What’s the problem in problem gaming?
This new Nordicom anthology, titled What is the problem in problem gaming?, tackles the debate about young people’s gaming habits and the highly contested concept of “video game addiction”.
In January of 2018, the World Health Organisation (WHO) proposed to include “gaming disorder” and “hazardous gaming” in the 11th International Classification of Diseases, which means that game addiction is officially classified as a disease.
This Nordicom anthology questions the concept of video game addiction as a psychological pathology ascribed to the individual. Such a research focus builds on the idea that excessive amount of gameplay can be a sign of “addiction” in a manner similar to the way that, for example, the drug addict is addicted to a chemical substance. In this way, the majority of research on video game addiction has emerged by applying concepts and definitions of addiction from existing disciplines to the field of video games.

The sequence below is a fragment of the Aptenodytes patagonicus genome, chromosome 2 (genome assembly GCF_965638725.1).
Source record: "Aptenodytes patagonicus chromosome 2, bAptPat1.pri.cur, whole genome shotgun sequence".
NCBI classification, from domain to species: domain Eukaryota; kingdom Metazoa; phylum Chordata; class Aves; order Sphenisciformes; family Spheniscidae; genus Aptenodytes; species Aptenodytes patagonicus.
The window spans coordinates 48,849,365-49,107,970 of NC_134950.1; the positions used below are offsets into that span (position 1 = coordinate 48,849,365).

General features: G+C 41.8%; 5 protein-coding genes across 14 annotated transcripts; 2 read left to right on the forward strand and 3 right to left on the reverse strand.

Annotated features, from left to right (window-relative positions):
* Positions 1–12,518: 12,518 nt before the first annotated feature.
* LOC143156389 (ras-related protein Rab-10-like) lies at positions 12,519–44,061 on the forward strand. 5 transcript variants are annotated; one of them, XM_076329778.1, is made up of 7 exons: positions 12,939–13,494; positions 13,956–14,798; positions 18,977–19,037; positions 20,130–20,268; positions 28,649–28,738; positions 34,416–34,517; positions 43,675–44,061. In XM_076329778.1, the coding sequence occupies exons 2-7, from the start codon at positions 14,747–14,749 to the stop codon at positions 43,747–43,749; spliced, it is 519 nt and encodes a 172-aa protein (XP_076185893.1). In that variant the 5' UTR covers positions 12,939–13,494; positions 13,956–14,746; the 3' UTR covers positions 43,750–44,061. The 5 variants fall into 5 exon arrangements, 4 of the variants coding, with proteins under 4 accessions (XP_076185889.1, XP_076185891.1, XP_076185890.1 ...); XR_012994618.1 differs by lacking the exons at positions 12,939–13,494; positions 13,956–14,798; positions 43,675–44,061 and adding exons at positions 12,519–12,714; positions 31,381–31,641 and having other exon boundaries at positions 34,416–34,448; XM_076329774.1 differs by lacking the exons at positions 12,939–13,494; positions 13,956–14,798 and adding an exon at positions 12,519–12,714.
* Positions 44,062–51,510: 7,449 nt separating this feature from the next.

Instead, this anthology helps to steer the research agenda towards a situated understanding of problem gaming as something that takes place between people in the socio-cultural context of everyday life. The authors argue that the “addiction approach” is in danger of seriously missing what is really at stake in problematic use of video games. In this anthology, the authors instead explore the many possible ways “problem gaming” may be studied once letting go of the “addiction” as the primary framework.
The chapters provide a number of perspectives on the issue, such as players’ life conditions and lifestyle choices, problem gaming from a family perspective, the voice of treatment professionals, and how game design can become problematic.
The book is a timely contribution and an essential read for researchers in the field as well as for policymakers, social workers, clinical psychologists, teachers and other who encounter problem gaming in their profession.
MIA JONSSON LINDELL